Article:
Odd Performance Issue in clientloop

rapier rapier at psc.edu
Wed Nov 10 05:16:02 AEDT 2021

So this isn't an issue as much as a weird situation I am not fully 
understanding. That said, if I can understand it then it might be a 

In the function client_process_net_input in clientloop.c if I increase 
the size of buf[SSH_IOBUFSZ] to 128k I'm seeing a pretty substantial 
performance improvement - mostly when using aes256-ctr.

For example; with the command

./ssh HostB -caes256-ctr "cat /dev/zero" > /dev/null

I'm seeing throughput of around 610MB/s on a 10Gb network.

When I use an unmodified version I'll see 480MB/s.

Same hosts, same command. The only difference being the size of buf in 

HostA is a Xeon x5675 @3Ghz. HostB is an AMD Ryzen 7 5800X.

My initial assumption is since HostA is CPU bound reducing the number of 
reads has a significant impact. That said, a nearly 30% improvement 
seems excessive for that to be all that's going on. Additionally, I'm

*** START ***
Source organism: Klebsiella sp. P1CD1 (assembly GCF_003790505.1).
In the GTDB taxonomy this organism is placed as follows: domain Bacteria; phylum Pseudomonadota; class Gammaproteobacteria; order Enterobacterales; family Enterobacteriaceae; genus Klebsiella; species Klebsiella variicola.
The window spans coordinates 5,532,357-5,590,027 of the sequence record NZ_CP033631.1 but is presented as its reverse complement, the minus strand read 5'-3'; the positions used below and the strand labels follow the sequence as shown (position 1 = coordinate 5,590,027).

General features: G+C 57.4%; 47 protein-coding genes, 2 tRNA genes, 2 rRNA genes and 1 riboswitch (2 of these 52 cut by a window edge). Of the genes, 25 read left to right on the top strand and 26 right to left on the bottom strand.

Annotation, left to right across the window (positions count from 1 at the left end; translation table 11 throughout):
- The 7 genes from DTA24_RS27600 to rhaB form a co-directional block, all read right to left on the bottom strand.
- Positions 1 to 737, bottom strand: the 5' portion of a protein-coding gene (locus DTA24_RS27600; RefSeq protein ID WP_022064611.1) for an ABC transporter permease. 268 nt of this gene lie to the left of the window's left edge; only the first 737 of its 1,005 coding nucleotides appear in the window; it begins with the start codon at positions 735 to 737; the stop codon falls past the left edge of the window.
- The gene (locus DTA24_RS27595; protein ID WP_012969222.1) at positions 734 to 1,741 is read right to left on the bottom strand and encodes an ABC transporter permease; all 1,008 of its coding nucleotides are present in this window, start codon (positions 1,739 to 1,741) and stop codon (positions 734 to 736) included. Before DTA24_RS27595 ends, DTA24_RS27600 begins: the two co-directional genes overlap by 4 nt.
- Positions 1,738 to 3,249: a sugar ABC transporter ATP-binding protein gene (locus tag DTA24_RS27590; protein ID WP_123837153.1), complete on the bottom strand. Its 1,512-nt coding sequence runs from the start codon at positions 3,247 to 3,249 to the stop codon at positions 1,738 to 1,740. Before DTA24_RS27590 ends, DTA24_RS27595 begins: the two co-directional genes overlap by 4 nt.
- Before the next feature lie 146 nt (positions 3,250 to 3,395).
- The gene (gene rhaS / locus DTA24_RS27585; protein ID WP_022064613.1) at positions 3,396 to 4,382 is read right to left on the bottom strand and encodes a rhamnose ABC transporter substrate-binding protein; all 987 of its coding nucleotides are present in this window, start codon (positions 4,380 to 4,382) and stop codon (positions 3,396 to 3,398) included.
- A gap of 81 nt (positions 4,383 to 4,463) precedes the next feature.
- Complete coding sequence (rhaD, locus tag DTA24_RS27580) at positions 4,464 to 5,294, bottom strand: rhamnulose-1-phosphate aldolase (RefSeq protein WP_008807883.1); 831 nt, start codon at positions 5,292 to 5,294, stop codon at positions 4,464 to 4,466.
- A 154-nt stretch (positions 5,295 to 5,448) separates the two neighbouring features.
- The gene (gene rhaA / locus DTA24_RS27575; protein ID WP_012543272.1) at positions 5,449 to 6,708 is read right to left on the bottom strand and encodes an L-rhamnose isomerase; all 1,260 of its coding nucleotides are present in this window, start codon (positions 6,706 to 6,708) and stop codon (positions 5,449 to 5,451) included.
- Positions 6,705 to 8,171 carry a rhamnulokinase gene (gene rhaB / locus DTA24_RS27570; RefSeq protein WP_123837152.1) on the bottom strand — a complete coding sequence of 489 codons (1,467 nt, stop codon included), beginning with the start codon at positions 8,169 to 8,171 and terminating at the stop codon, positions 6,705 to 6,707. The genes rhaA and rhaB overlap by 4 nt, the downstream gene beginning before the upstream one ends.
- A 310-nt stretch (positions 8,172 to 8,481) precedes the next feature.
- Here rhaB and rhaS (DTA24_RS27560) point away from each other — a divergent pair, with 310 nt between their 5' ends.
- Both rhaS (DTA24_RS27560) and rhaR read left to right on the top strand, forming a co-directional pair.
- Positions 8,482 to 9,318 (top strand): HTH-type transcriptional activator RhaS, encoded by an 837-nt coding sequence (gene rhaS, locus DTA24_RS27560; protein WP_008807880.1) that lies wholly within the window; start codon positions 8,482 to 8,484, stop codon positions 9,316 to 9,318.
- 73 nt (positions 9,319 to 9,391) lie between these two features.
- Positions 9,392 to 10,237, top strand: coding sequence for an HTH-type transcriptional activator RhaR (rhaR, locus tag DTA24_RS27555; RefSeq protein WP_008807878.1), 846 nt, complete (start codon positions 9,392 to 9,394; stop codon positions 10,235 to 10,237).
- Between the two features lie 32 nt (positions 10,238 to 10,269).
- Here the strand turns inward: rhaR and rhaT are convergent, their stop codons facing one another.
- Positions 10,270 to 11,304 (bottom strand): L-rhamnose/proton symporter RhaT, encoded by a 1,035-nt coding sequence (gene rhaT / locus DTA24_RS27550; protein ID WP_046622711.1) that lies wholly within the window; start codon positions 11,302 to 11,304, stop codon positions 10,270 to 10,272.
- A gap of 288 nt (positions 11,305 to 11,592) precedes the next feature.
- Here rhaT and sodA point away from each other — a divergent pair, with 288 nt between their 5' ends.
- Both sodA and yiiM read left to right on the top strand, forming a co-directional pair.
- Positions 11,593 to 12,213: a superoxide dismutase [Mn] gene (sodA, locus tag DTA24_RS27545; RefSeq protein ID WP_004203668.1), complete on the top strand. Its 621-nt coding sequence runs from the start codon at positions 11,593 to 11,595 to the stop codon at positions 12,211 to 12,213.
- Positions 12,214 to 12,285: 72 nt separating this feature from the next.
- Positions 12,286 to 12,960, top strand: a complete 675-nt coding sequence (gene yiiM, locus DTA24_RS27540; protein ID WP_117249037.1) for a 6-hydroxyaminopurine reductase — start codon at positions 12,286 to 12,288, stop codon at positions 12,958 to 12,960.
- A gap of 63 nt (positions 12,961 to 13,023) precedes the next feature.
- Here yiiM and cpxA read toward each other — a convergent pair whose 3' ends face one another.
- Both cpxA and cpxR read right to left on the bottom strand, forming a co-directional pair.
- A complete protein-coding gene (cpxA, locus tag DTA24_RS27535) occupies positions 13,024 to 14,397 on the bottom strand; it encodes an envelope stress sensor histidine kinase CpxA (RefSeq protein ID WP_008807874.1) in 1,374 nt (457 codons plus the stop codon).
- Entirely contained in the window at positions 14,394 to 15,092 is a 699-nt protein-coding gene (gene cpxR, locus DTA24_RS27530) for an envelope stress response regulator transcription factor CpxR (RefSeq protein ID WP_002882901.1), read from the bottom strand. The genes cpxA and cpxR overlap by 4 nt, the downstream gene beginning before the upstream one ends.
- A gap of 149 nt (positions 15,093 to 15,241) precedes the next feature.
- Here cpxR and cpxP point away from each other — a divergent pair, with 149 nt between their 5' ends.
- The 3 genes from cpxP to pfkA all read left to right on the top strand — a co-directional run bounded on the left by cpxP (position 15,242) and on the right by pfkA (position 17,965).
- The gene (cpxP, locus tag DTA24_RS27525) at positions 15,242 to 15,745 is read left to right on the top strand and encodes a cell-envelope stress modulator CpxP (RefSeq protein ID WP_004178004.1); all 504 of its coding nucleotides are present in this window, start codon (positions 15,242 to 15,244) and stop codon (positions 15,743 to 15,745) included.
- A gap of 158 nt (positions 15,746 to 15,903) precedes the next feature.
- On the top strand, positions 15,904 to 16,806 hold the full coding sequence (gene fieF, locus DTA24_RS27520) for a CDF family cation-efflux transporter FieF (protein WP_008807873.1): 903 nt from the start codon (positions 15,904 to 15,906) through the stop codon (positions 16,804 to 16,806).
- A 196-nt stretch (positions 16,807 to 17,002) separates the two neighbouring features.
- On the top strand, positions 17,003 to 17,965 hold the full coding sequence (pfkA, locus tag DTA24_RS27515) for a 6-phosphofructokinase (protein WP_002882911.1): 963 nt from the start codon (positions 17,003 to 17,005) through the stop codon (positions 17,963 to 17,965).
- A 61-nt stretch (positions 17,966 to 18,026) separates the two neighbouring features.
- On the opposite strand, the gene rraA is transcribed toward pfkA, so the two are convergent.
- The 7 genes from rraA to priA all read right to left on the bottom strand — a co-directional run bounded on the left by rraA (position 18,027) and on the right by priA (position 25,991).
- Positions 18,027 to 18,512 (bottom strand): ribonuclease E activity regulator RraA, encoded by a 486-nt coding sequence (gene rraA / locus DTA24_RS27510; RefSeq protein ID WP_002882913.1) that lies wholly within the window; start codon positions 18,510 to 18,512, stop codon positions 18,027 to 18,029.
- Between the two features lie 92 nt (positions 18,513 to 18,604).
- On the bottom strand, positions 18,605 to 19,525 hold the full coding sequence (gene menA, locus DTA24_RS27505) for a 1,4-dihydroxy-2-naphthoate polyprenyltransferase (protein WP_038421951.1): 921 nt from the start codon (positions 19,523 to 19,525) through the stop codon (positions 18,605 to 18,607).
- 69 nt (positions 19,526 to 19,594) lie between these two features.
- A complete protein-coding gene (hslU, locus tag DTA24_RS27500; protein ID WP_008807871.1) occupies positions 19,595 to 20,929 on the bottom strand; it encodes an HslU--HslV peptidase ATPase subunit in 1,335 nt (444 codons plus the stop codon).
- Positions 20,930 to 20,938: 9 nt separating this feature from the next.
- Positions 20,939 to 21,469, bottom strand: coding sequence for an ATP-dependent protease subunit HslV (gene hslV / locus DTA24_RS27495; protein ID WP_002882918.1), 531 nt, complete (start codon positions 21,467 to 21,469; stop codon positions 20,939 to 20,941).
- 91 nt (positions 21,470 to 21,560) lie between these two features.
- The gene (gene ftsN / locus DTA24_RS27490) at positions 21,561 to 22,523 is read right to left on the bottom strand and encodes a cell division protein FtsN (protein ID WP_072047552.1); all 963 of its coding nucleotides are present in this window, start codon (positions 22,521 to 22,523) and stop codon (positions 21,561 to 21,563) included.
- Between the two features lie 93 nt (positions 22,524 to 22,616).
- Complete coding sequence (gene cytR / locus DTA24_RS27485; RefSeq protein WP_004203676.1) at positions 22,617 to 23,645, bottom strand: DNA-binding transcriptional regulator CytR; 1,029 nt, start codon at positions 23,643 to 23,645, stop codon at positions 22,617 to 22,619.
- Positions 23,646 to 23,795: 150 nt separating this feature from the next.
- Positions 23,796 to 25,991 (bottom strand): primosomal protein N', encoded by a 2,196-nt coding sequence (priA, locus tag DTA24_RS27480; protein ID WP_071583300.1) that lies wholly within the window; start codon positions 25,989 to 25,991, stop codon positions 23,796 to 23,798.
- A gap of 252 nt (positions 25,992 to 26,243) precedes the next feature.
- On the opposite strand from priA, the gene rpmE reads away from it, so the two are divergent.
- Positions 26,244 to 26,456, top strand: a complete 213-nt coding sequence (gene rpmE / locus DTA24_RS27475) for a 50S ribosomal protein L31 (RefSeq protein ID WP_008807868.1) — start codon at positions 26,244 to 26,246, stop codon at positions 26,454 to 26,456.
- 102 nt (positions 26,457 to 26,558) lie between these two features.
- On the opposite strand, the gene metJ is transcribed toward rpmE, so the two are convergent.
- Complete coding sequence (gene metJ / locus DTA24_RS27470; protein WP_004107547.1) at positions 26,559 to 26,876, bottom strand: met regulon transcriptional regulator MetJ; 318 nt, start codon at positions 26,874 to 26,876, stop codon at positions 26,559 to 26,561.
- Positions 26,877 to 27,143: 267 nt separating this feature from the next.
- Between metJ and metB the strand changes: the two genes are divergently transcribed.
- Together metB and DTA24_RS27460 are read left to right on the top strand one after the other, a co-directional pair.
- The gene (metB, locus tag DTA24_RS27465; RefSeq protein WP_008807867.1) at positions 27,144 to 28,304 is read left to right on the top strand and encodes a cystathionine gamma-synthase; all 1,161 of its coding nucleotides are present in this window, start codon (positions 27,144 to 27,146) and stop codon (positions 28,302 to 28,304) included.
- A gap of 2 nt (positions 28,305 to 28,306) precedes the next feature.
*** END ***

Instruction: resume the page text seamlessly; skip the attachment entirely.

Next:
not seeing as much improvement using chachapoly. In that case, I'm only 
seeing about a 20% improvement. 310MB/s for stock and 375MB/s for the 
big buffer.

Additionally, I'm only seeing the improvement when HostB is sending the 
data and HostA receiving. When HostA (the Xeon) is sending (cat 
/dev/zero | ./ssh HostB "cat > /dev/null") then I'm seeing about 290MB/s 
with either version.

I'm not suggesting any changes to the code. I'm just trying to 
understand what might be happening as it could be the buffer size, 
something with the CPU architecture, the switch I'm using, the distro 
(HostA is fedora, HostB is ubuntu), etc. Any clues would be appreciated.

Here is the specific change I made:

diff --git a/clientloop.c b/clientloop.c
index bfcd50c2..8eebf9c2 100644
--- a/clientloop.c
+++ b/clientloop.c
@@ -600,7 +600,7 @@ client_suspend_self(struct sshbuf *bin, struct 
sshbuf *bout, struct sshbuf *berr
  static void
  client_process_net_input(struct ssh *ssh, fd_set *readset)
-       char buf[SSH_IOBUFSZ];
+       char buf[128*1024];
         int r, len;




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